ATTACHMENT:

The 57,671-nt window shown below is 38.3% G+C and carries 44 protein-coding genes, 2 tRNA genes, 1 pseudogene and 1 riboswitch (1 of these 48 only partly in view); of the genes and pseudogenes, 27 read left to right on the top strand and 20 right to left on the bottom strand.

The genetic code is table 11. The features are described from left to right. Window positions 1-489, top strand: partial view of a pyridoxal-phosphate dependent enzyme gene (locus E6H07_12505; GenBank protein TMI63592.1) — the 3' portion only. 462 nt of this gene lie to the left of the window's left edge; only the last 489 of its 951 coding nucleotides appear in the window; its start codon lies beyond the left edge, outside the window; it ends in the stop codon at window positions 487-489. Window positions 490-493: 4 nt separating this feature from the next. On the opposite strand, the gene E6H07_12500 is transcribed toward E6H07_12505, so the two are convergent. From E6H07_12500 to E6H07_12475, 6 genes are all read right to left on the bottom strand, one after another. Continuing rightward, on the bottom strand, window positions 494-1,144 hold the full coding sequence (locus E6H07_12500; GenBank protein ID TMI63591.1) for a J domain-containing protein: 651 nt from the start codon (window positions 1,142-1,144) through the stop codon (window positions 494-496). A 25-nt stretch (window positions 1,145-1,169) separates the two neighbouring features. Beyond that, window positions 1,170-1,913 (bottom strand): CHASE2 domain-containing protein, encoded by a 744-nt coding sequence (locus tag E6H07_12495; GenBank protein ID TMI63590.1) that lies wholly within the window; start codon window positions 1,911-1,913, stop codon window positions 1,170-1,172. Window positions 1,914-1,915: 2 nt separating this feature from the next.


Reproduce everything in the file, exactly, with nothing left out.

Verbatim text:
The 57,671-nt window shown below is 38.3% G+C and carries 44 protein-coding genes, 2 tRNA genes, 1 pseudogene and 1 riboswitch (1 of these 48 only partly in view); of the genes and pseudogenes, 27 read left to right on the top strand and 20 right to left on the bottom strand.

The genetic code is table 11. The features are described from left to right. Window positions 1-489, top strand: partial view of a pyridoxal-phosphate dependent enzyme gene (locus E6H07_12505; GenBank protein TMI63592.1) — the 3' portion only. 462 nt of this gene lie to the left of the window's left edge; only the last 489 of its 951 coding nucleotides appear in the window; its start codon lies beyond the left edge, outside the window; it ends in the stop codon at window positions 487-489. Window positions 490-493: 4 nt separating this feature from the next. On the opposite strand, the gene E6H07_12500 is transcribed toward E6H07_12505, so the two are convergent. From E6H07_12500 to E6H07_12475, 6 genes are all read right to left on the bottom strand, one after another. Continuing rightward, on the bottom strand, window positions 494-1,144 hold the full coding sequence (locus E6H07_12500; GenBank protein ID TMI63591.1) for a J domain-containing protein: 651 nt from the start codon (window positions 1,142-1,144) through the stop codon (window positions 494-496). A 25-nt stretch (window positions 1,145-1,169) separates the two neighbouring features. Beyond that, window positions 1,170-1,913 (bottom strand): CHASE2 domain-containing protein, encoded by a 744-nt coding sequence (locus tag E6H07_12495; GenBank protein ID TMI63590.1) that lies wholly within the window; start codon window positions 1,911-1,913, stop codon window positions 1,170-1,172. Window positions 1,914-1,915: 2 nt separating this feature from the next.